Long-term cognitive dysfunction following experimental subarachnoid hemorrhage: new perspectives.
Cognitive dysfunction is increasingly recognized as a significant long-term complication following subarachnoid hemorrhage (SAH), affecting up to 60% of survivors. We proposed to determine the incidence and explore potential mechanisms of cognitive dysfunction in a rat model. The effects of intracisternal blood, saline and sham injections were compared. At five weeks, Morris water maze escape latency (P=0.001) and swimming distance (P=0.001) were significantly different between groups, with increased latencies and distances recorded in the blood group in spite of increased swimming speed. The number of morphologically intact cortical (r=-0.75, P=0.0001) and hippocampal CA1 (r=-0.80, P<0.0001) neurons correlated with escape latency. In spite of only slight early reductions in proximal cerebral arterial diameters, pronounced and prolonged reductions in regional cerebral blood flow were observed in SAH rats, suggesting microvascular dysfunction. In concordance, cerebral microangiographic perfusion remained incomplete even after 2 weeks. 8-hydroxydeoxyguanosine immunohistochemistry also revealed microvascular as well as neuronal oxidative DNA damage. These results provide new insights into the pathogenesis of cognitive dysfunction in SAH. They reveal a surprisingly prolonged time course of diffuse cerebrovascular insufficiency, most likely due to reversible microvascular dysfunction. Similar to findings in experimental models of vascular dementia, the data indicate a potentially important role for prolonged cerebrovascular insufficiency, probably due to microvascular dysfunction, and selective cortical and subcortical neuronal loss in cognitive failure following SAH.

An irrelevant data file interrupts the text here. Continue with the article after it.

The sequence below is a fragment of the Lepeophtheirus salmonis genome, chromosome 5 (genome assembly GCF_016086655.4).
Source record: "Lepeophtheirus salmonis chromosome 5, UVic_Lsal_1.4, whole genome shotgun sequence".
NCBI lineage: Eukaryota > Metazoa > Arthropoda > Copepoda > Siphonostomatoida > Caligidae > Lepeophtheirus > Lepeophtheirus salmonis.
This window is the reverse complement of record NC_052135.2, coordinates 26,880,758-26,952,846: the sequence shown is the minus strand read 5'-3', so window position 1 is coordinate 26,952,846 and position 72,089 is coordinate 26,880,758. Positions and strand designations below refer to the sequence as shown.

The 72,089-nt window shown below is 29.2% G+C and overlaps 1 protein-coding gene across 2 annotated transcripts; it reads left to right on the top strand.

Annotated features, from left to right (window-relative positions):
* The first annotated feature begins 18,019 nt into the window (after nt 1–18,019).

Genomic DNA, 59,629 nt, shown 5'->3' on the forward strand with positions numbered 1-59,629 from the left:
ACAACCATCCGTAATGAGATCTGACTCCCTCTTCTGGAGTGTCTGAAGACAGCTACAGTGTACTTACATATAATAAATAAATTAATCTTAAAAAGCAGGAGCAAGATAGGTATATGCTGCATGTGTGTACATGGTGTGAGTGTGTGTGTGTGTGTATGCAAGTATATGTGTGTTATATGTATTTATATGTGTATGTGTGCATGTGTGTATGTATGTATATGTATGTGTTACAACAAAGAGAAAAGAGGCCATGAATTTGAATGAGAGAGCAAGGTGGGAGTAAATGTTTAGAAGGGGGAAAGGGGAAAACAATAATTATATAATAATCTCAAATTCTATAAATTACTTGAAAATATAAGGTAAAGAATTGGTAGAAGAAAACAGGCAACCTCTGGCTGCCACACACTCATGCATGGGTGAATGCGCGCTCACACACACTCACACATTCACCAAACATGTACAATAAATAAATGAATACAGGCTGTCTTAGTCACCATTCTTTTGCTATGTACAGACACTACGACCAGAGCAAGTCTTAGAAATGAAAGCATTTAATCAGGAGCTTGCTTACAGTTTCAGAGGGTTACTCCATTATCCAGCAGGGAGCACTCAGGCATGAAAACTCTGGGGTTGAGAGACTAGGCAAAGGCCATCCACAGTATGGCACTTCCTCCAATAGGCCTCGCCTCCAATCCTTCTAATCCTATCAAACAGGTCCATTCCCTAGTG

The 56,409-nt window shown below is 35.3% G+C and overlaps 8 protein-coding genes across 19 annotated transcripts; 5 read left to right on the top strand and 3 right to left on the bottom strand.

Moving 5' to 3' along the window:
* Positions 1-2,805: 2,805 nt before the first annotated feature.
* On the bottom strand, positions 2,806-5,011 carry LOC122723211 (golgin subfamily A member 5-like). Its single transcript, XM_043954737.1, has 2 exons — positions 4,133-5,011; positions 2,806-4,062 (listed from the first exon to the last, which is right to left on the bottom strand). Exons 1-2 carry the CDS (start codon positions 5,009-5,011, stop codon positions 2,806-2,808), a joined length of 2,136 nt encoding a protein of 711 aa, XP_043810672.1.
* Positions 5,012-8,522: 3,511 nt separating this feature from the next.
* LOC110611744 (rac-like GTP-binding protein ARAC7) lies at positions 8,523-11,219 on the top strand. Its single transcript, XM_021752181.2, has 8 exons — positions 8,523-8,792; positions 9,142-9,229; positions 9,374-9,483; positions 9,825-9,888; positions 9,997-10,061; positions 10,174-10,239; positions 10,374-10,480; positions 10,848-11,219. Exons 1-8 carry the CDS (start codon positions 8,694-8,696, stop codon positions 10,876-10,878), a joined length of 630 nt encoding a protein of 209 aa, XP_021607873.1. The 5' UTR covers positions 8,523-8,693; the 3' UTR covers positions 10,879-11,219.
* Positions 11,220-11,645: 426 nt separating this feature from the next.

Takata, K; Sheng, H; Borel, CO; Laskowitz, DT; Warner, DS; Lombard, FW
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